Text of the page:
The Little River Band evolved from an early 70s Australian group called "Mississippi", a band that achieved considerable status in its home country, with several industry awards and top-ten hits to their credit.
"Mississippi" later moved on to England, and the band's subsequent demise in the fiercely competitive circuit that left guitarist/vocalist Graham Goble, guitarist/vocalist Beeb Birtles and drummer Derek Pellicci, bummed, broke and ready to head back home, but not ready to give up. The answer, they concurred, was to find a good, strong front-man for the band, pull the pieces back together, and try it again. Fellow Aussie Glenn Shorrock was in London at the time, feeling nearly as exasperated with the 12-piece sympho-rock outfit he'd joined after a very successful career in Australia fronting the "Twilights" and "Axiom", both top rock groups of their day in Australia. Knowing Glenn's abilities as a writer, vocalist, and central figure of note, Goble, Birtles and Pellicci called on him to take up the new project under the guidance of manager Glen Wheatley, a former musician himself, whom they'd also hooked up with in London.
The band boasted years of experience and chose the "U.S. west coast harmony and guitar sound" as their major influence.
Their debut album met with considerable acclaim in Australia, including an award as "Album of the Year", bestowed by the Australian Record Industry Association. The self-titled album was later released in the states, where the opening track, "It's A Long Way There", moved steadily up the charts to become a national hit. The Little River Band's first American tour, in support of the album and single, brought pleasantly surprised fans to their feet in packed halls throughout the country.
In the States, the next Little River Band release, titled "Diamantina Cocktail", compiled material from their first two Australian LPs, and proved to be their commercial breakthrough, launching the single "Help Is On Its Way" into the Top 20.
Over the next two years, the band scored four Top Ten hits, "Reminiscing," "Lady," "Lonesome Loser" and "Cool Change" and earned platinum status with their fifth album, "First Under the Wire". The record was the last to feature McArdale, who subsequently gave away all of his money to move to Australia's Blue Mountains and undertake a three-year Bible study retreat. He was replaced by bassist Wayne Nelson in the wake of the release of 1980's live set called "Backstage Pass".
The legendary Beatles producer, George Martin produced the Little River Band's next effort, 1981's "Time Exposure", scoring another pair of Top Ten smashes with "Take It Easy on Me" and "Night Owls".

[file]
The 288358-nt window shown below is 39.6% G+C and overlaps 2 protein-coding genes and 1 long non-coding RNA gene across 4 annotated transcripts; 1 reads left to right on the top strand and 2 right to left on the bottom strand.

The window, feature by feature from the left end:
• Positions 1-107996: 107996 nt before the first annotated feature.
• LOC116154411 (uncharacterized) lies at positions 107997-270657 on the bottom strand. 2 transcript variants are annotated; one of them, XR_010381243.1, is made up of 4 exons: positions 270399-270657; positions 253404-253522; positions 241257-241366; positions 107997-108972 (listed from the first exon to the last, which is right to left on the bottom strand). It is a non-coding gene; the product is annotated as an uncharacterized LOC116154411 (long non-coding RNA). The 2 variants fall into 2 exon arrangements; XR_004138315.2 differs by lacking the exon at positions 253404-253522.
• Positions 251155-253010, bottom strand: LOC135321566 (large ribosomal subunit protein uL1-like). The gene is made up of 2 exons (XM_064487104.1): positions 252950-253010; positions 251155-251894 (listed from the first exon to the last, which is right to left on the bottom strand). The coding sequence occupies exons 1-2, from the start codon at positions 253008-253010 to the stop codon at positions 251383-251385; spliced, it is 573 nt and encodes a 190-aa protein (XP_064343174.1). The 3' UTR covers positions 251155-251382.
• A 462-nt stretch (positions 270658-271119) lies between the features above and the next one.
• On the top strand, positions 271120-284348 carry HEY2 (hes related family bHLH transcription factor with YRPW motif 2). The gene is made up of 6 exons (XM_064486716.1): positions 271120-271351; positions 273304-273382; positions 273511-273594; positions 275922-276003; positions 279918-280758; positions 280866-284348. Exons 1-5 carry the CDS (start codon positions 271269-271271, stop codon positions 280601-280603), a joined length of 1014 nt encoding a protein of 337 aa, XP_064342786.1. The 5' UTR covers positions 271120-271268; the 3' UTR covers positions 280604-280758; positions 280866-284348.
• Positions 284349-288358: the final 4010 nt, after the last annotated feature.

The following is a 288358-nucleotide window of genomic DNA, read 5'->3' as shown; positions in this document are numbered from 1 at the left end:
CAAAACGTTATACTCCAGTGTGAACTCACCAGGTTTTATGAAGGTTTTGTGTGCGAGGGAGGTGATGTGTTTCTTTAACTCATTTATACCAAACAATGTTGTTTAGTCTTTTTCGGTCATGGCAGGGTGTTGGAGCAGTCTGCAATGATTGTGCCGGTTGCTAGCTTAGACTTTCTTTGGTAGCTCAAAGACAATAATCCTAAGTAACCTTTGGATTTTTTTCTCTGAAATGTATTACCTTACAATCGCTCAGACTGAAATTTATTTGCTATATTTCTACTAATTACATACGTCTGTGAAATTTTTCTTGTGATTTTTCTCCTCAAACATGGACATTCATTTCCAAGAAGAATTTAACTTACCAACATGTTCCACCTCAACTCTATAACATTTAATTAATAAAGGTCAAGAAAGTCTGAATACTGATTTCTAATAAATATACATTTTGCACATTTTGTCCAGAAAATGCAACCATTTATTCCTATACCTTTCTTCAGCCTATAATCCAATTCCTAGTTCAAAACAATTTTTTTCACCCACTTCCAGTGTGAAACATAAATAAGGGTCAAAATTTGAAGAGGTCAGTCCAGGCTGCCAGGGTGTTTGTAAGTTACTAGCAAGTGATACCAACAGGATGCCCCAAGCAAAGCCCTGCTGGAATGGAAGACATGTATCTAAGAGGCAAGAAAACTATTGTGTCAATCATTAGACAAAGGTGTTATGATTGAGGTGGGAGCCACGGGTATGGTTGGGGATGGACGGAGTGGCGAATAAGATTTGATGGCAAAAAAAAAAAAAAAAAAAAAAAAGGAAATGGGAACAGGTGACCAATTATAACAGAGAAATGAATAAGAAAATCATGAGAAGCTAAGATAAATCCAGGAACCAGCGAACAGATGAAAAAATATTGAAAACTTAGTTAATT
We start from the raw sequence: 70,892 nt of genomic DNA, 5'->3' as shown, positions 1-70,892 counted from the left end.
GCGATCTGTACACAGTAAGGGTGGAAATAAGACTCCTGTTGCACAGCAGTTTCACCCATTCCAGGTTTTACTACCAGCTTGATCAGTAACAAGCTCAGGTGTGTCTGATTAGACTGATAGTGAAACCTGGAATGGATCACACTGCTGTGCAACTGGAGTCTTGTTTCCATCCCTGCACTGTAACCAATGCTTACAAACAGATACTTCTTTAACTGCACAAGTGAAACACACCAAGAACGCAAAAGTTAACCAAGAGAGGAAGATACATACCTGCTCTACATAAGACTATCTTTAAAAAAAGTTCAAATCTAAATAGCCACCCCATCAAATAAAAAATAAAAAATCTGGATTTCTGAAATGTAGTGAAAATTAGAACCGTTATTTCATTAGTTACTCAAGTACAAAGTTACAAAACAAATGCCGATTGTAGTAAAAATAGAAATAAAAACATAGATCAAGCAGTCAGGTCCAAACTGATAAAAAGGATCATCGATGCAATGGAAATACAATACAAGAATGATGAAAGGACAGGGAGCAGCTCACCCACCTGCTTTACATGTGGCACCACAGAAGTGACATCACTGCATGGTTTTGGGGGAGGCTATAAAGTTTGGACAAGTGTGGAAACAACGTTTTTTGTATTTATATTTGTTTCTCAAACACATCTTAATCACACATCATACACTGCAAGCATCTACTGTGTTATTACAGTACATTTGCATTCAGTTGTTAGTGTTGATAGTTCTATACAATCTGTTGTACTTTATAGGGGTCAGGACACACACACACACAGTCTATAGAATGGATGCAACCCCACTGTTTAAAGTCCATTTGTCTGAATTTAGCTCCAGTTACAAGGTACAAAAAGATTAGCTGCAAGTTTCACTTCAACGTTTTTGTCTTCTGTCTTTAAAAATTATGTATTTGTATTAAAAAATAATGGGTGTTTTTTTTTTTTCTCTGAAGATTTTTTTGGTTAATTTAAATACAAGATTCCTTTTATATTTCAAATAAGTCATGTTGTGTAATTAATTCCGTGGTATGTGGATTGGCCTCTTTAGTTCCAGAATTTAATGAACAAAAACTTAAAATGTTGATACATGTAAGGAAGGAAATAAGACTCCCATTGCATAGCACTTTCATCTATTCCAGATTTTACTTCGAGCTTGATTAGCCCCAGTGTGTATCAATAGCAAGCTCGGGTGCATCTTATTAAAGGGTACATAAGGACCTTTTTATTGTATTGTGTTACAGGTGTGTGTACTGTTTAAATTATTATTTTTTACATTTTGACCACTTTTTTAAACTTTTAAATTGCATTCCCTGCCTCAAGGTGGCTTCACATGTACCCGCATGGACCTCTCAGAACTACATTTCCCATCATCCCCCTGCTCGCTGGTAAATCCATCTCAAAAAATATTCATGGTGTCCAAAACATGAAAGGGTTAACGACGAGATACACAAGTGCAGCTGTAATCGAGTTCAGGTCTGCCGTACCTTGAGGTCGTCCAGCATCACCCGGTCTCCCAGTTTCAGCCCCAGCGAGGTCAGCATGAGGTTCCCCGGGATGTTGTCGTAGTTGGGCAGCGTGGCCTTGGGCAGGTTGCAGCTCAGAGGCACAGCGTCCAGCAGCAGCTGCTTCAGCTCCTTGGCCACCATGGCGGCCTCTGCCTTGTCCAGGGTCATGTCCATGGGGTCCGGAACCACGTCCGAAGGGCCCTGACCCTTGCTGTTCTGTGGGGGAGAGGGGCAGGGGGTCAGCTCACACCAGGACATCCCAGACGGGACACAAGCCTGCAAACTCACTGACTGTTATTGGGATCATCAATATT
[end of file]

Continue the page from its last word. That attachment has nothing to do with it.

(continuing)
Two more singles, "Man On Your Mind," and "The Other Guy" were also a successful. However, after that, the group quickly began to fall apart. First, Briggs exited, to be replaced by guitarist Steve Housden, then Shorrock left to mount a solo career. With new vocalist Jon Farnham, Little River Band produced 1983's "The Net", but without Shorrock's familiar vocals, it failed to match the popularity of the albums which preceded it.
On 1985's "Playing to Win", their roster fluctuated yet again, with drummer Steven Prestwich replacing Pellicci as well as keyboardist David Hirschfelder also signing on. After 1986's "No Reins", Farnham left Little River Band and went solo again (recording Australia's best-selling single ever, "You're The Voice"). Hirschfelder and Prestwich also left just as Glen Shorrock returned and the new band soon had another major hit with "Love Is Bridge".
With the release of the last studio recordings on their 1990 album "Get Lucky" followed in 1991 by "Worldwide Love", it was obvious, Little River Band had run out of steam. Founder members Birtles and Goble had left the group. Peter Beckett from "Player" joined them, touring the States several times.
The revolving stage door kept spinning and in 1996, Shorrock and long-time bassist Wayne Nelson also left Little River Band. A new lead singer, Steve Wade, signed on, but he dropped out in 1999. Wayne Nelson then returned to the group as lead singer.
For the new millennium, The Little River Band, consisting of Stephen Housden: lead guitar, Wayne Nelson: bass and lead vocals, Greg Hind: guitar and vocals, Kevin Murphy: drums and vocals, Glenn Reither: keyboards and sax, released a new CD called "Where We Started From". The Little River Band once again enjoyed a modest degree of success, with healthy record sales, sell-out live appearances, and considerable media attention. In May, 2001 the Australasian Performing Right Association, as part of its 75th Anniversary celebrations, named "Cool Change" as one of the Top 30 Australian songs of all time.
Birtles, Goble, Pellicci, Shorrock, Briggs and McArdle, were inducted into the Australian Recording Industry Association Hall of Fame at the 18th Annual ARIA Music Awards of 2004. Unfortunately, guitarist Stephen Housden, who joined the band in August 1981 and left in 2006, ended up owning the rights to the name Little River Band, and has prevented Birtles, Shorrock and Goble from using any reference to their past musical history. The current version of Little River Band was still touring in 2012, with only Wayne Nelson left over from any hit making line-up.
Little River Band's Greatest Hits:
Help Is On The Way (#14)
Cool Change (#10)
Happy Anniversary (#16)
Man On Your Mind (#14)
Lonesome Loser (#6)
Take It Easy On Me (#10)
The Night Owls (#6)
The Other Guy (#11)
We Two (#22)
You're Driving Me Out Of My Mind (#35)
For more, be sure to read Gary James' interview with Beeb Birtles